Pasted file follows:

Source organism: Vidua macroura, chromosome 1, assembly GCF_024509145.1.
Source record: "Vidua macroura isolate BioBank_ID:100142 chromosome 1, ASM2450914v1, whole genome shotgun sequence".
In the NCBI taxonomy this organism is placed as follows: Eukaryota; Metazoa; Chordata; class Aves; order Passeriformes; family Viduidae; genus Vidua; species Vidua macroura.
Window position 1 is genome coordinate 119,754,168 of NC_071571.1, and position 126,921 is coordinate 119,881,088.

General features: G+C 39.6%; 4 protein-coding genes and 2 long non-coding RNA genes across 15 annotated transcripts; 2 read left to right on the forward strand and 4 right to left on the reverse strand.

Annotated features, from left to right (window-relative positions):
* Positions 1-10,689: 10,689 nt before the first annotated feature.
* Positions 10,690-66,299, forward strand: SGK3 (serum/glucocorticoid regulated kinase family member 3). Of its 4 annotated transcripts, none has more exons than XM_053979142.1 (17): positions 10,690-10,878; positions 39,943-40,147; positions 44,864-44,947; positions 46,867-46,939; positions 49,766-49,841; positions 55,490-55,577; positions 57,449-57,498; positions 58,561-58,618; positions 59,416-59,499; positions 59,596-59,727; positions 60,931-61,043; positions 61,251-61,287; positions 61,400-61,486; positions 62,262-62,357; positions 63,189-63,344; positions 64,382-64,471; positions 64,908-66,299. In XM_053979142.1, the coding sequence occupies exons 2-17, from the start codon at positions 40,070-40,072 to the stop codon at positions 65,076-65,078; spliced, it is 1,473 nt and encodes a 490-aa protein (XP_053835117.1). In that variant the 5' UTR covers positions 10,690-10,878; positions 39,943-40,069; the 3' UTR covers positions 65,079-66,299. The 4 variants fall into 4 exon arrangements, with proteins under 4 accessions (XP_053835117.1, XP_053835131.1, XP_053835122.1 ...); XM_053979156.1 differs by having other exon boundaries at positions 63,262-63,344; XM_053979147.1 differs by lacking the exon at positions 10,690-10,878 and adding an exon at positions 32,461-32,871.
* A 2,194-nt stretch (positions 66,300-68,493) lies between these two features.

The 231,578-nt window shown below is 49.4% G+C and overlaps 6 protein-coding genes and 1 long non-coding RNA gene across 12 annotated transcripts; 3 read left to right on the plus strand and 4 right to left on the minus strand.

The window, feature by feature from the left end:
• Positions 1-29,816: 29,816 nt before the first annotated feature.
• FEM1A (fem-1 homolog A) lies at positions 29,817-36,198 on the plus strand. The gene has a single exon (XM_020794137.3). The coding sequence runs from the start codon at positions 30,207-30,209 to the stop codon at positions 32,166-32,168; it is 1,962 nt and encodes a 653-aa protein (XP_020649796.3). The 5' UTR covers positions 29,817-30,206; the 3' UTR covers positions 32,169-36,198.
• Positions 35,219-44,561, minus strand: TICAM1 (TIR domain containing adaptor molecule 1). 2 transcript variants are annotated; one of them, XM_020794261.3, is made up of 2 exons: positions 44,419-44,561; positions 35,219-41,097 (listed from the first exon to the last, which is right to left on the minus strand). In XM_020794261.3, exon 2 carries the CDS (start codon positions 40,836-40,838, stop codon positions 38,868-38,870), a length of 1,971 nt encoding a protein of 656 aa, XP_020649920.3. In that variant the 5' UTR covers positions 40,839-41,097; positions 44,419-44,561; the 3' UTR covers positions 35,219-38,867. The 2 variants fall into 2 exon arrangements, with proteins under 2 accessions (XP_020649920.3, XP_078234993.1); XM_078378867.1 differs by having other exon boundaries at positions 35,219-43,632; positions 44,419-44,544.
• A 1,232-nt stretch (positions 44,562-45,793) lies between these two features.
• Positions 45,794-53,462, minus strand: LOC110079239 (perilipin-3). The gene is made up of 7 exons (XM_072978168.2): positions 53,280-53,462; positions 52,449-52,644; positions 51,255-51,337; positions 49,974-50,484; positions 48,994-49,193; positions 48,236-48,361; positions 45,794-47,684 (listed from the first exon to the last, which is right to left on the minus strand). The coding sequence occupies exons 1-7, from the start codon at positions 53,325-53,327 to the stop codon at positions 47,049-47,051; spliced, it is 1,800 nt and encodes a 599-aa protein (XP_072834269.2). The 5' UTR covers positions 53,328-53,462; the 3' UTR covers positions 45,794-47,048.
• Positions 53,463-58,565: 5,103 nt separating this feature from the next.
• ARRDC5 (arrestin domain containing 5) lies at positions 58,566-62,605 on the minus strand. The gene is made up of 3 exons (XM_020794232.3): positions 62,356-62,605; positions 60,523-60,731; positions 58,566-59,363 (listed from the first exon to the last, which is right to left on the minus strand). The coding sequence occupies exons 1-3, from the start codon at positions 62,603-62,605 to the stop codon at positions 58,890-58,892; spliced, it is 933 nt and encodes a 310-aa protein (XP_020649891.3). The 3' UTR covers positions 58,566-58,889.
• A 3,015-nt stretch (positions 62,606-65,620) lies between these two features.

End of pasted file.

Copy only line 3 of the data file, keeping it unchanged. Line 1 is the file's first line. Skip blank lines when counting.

In the NCBI taxonomy this organism is placed as follows: Eukaryota; Metazoa; Chordata; class Aves; order Passeriformes; family Viduidae; genus Vidua; species Vidua macroura.